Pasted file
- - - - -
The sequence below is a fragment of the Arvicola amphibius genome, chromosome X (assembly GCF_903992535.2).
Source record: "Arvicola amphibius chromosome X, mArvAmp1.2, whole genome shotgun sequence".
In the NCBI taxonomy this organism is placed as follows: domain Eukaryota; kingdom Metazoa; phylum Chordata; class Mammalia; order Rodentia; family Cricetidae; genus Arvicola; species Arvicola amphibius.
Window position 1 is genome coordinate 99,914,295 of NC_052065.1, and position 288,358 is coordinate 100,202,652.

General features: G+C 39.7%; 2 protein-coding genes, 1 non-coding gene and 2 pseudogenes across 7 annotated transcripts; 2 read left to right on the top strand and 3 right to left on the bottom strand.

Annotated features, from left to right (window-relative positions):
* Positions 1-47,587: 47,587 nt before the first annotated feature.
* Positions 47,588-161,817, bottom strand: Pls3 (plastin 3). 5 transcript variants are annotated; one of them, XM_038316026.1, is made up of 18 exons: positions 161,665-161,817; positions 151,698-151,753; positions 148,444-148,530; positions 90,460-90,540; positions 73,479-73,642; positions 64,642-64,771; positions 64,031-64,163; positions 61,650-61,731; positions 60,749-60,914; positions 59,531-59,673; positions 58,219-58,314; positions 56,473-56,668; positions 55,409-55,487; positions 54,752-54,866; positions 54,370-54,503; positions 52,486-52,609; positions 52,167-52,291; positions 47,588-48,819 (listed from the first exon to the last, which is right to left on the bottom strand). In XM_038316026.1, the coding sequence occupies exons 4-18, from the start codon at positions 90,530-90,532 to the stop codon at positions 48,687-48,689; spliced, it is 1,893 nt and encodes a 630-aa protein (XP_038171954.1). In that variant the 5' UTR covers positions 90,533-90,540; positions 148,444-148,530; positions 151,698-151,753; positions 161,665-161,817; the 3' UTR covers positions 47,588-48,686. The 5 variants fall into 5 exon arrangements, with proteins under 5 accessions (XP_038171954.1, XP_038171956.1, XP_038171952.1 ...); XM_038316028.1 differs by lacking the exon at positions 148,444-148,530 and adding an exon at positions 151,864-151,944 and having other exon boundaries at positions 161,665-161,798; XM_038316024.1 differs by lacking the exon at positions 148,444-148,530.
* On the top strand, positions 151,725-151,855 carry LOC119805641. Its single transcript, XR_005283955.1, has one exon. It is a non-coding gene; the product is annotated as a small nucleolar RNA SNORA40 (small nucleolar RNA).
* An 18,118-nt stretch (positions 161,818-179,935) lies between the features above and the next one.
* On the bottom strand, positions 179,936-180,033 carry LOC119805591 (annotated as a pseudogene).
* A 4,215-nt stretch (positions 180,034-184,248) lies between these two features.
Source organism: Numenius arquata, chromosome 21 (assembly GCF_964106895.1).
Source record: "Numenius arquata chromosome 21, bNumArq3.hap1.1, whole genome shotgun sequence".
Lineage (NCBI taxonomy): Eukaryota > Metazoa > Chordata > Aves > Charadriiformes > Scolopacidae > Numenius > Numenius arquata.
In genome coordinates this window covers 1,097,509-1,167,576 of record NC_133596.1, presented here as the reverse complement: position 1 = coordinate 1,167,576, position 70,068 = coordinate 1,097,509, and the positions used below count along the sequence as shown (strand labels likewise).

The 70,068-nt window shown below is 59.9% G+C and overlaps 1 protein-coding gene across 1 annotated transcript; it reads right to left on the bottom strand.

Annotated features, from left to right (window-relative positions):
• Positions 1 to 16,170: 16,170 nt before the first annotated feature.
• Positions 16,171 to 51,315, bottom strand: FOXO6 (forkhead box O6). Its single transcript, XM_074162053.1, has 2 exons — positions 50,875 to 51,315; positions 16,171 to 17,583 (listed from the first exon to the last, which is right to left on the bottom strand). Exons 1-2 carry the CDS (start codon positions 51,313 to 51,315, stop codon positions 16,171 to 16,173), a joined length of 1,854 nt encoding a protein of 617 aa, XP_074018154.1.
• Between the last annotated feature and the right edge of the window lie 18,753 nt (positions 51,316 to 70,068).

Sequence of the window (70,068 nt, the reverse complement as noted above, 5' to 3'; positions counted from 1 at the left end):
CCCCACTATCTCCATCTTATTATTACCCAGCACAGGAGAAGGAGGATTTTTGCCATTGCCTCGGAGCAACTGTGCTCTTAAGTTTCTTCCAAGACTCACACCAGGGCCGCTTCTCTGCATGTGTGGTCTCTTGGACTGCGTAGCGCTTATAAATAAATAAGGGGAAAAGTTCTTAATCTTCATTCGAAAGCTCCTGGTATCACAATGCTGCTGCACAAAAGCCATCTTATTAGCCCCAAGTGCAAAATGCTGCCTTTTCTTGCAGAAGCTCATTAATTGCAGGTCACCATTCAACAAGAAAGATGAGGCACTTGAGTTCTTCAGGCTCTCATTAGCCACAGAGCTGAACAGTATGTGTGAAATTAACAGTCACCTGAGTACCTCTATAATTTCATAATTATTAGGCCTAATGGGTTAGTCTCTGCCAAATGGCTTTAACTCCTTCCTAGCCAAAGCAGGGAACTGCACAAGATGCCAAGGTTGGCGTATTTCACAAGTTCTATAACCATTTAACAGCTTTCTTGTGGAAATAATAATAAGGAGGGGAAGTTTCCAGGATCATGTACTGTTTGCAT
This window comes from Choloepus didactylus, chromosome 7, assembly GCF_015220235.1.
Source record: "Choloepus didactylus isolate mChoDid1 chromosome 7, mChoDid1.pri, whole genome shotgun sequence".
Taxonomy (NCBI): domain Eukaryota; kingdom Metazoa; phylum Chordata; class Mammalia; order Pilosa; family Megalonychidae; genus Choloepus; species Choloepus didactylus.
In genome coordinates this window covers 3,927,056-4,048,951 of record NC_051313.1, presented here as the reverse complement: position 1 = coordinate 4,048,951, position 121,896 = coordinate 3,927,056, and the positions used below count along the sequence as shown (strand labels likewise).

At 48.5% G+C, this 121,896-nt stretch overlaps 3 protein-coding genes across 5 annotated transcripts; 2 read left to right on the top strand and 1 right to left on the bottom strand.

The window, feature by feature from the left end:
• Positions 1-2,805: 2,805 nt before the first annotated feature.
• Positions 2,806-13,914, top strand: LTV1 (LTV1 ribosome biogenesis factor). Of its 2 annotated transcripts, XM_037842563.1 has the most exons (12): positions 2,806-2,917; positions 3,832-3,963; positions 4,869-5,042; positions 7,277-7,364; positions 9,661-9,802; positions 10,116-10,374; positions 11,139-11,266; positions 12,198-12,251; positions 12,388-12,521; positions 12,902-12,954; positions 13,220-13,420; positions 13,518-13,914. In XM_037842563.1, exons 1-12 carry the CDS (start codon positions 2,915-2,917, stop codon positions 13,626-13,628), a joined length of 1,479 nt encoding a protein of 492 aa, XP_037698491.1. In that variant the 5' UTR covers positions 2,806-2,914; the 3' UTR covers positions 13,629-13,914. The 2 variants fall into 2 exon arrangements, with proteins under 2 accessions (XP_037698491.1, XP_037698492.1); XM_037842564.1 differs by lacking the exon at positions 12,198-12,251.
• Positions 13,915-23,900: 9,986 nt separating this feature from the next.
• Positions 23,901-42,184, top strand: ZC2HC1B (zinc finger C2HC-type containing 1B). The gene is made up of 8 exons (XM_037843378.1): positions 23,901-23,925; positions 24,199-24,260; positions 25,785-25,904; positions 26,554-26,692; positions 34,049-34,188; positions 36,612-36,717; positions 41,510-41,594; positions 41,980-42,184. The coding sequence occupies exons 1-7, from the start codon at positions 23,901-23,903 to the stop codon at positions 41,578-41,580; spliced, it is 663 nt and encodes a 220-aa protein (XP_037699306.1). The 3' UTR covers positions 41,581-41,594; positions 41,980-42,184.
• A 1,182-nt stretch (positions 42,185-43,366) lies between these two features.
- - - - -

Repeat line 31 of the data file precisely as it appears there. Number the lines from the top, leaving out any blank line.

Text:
• Positions 2,806-13,914, top strand: LTV1 (LTV1 ribosome biogenesis factor). Of its 2 annotated transcripts, XM_037842563.1 has the most exons (12): positions 2,806-2,917; positions 3,832-3,963; positions 4,869-5,042; positions 7,277-7,364; positions 9,661-9,802; positions 10,116-10,374; positions 11,139-11,266; positions 12,198-12,251; positions 12,388-12,521; positions 12,902-12,954; positions 13,220-13,420; positions 13,518-13,914. In XM_037842563.1, exons 1-12 carry the CDS (start codon positions 2,915-2,917, stop codon positions 13,626-13,628), a joined length of 1,479 nt encoding a protein of 492 aa, XP_037698491.1. In that variant the 5' UTR covers positions 2,806-2,914; the 3' UTR covers positions 13,629-13,914. The 2 variants fall into 2 exon arrangements, with proteins under 2 accessions (XP_037698491.1, XP_037698492.1); XM_037842564.1 differs by lacking the exon at positions 12,198-12,251.